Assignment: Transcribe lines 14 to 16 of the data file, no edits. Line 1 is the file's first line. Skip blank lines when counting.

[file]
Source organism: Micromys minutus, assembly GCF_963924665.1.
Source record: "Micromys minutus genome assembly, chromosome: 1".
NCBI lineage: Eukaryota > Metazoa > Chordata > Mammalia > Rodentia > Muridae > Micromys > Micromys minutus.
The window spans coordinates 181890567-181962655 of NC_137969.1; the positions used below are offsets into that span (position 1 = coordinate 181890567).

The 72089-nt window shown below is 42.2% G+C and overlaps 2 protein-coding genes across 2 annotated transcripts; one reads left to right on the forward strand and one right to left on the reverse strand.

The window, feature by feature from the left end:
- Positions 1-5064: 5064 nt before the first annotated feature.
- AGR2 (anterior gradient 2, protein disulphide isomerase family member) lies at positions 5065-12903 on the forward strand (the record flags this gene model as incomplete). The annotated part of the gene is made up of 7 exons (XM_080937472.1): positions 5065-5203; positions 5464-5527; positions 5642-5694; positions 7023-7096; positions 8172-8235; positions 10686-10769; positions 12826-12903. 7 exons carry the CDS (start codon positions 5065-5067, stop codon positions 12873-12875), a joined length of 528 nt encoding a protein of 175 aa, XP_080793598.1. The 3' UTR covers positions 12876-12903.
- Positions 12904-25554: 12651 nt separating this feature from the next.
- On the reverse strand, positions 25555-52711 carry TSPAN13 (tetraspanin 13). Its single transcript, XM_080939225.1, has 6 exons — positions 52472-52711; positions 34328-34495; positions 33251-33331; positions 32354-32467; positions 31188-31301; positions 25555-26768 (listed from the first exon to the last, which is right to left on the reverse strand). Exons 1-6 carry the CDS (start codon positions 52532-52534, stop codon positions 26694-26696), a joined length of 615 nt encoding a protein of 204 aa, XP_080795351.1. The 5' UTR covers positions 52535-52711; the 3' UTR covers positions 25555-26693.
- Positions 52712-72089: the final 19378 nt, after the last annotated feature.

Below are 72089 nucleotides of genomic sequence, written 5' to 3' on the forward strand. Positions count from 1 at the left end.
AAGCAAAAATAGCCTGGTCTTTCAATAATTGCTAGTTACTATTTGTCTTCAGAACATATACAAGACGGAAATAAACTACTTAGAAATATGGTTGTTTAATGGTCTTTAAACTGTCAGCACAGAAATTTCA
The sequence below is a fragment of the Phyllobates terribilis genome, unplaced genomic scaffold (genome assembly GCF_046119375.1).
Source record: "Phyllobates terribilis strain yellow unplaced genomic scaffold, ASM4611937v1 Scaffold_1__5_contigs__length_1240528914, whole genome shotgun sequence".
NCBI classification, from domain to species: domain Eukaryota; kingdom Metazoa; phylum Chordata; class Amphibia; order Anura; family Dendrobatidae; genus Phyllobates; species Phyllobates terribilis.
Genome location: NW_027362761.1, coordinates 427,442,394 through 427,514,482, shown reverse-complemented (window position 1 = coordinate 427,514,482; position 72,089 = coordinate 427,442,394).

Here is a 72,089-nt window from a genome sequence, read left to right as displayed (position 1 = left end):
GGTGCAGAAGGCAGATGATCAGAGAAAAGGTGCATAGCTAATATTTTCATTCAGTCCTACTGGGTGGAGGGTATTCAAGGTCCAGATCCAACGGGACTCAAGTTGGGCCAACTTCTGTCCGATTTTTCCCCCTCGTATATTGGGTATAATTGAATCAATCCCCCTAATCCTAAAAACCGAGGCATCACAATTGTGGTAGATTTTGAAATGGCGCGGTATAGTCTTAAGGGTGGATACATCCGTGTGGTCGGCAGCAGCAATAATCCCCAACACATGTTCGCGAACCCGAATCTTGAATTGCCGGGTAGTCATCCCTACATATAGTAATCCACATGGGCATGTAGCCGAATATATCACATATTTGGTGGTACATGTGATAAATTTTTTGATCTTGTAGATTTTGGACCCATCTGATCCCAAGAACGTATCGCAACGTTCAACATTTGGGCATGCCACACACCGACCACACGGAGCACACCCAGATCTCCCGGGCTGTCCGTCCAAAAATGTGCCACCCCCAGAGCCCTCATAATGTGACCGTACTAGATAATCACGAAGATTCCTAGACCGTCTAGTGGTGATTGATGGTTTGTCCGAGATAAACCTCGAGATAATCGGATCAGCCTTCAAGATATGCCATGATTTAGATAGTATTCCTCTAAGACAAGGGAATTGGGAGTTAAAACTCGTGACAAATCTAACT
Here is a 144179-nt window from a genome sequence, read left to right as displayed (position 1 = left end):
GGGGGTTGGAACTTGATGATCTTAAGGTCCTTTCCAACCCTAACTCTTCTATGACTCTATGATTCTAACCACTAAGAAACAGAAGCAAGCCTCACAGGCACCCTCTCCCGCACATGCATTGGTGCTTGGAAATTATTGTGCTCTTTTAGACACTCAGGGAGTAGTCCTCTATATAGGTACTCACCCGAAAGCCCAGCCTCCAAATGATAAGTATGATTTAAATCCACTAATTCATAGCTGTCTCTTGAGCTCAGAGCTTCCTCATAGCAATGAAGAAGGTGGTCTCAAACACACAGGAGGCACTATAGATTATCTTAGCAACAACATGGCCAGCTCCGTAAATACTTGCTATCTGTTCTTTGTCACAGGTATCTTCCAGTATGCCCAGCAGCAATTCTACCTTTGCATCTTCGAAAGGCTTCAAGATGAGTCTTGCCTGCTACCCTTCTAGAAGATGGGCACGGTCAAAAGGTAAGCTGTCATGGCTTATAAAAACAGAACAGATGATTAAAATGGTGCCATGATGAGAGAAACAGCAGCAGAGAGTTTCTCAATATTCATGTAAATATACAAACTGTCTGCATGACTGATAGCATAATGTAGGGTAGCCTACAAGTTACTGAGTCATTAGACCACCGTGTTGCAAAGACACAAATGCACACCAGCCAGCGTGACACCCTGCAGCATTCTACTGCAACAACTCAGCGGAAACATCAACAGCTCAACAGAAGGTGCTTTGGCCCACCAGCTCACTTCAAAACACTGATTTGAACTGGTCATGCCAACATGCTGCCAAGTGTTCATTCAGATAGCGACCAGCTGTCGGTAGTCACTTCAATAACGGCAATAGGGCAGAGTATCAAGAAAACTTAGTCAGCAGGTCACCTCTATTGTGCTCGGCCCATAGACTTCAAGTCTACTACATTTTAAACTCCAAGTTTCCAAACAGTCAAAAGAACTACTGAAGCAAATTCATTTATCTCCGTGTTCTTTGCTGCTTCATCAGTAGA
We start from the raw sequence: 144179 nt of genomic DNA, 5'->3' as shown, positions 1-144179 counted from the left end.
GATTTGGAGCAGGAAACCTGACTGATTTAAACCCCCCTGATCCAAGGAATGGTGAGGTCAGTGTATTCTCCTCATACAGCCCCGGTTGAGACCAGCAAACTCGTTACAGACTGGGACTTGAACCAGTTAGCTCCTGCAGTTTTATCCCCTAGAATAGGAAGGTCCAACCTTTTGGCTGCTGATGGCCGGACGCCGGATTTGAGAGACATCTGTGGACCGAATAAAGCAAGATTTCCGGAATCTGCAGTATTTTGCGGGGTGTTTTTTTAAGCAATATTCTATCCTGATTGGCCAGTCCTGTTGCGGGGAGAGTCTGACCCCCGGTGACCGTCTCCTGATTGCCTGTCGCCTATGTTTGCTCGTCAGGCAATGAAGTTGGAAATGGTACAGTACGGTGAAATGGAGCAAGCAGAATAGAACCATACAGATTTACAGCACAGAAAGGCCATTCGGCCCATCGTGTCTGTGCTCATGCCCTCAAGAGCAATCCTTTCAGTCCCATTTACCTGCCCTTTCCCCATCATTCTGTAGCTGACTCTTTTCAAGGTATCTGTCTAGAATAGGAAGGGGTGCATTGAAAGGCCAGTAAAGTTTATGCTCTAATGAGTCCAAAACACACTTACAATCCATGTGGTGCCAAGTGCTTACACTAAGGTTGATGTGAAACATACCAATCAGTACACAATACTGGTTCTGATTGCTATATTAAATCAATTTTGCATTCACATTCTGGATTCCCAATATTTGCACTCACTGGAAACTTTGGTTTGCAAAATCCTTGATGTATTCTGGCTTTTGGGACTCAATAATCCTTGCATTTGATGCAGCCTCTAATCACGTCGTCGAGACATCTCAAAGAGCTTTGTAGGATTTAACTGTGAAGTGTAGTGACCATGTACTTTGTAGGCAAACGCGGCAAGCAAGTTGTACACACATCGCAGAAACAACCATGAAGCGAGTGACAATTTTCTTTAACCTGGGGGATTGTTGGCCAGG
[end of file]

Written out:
The sequence below is a fragment of the Phyllobates terribilis genome, unplaced genomic scaffold (genome assembly GCF_046119375.1).
Source record: "Phyllobates terribilis strain yellow unplaced genomic scaffold, ASM4611937v1 Scaffold_1__5_contigs__length_1240528914, whole genome shotgun sequence".
NCBI classification, from domain to species: domain Eukaryota; kingdom Metazoa; phylum Chordata; class Amphibia; order Anura; family Dendrobatidae; genus Phyllobates; species Phyllobates terribilis.